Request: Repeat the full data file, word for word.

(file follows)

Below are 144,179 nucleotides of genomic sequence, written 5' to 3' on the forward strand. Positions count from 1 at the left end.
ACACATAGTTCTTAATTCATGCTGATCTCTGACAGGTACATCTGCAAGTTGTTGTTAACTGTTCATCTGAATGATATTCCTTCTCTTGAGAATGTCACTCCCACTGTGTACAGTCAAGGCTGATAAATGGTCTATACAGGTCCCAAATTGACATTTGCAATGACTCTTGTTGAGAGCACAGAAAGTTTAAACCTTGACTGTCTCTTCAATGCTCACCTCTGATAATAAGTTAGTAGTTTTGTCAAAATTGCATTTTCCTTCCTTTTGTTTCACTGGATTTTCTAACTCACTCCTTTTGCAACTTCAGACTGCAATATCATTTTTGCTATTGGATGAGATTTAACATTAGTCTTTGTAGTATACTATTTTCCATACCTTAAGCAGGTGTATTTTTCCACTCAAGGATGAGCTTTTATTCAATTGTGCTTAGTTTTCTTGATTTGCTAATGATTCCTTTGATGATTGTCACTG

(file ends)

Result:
Below are 144,179 nucleotides of genomic sequence, written 5' to 3' on the forward strand. Positions count from 1 at the left end.
ACACATAGTTCTTAATTCATGCTGATCTCTGACAGGTACATCTGCAAGTTGTTGTTAACTGTTCATCTGAATGATATTCCTTCTCTTGAGAATGTCACTCCCACTGTGTACAGTCAAGGCTGATAAATGGTCTATACAGGTCCCAAATTGACATTTGCAATGACTCTTGTTGAGAGCACAGAAAGTTTAAACCTTGACTGTCTCTTCAATGCTCACCTCTGATAATAAGTTAGTAGTTTTGTCAAAATTGCATTTTCCTTCCTTTTGTTTCACTGGATTTTCTAACTCACTCCTTTTGCAACTTCAGACTGCAATATCATTTTTGCTATTGGATGAGATTTAACATTAGTCTTTGTAGTATACTATTTTCCATACCTTAAGCAGGTGTATTTTTCCACTCAAGGATGAGCTTTTATTCAATTGTGCTTAGTTTTCTTGATTTGCTAATGATTCCTTTGATGATTGTCACTG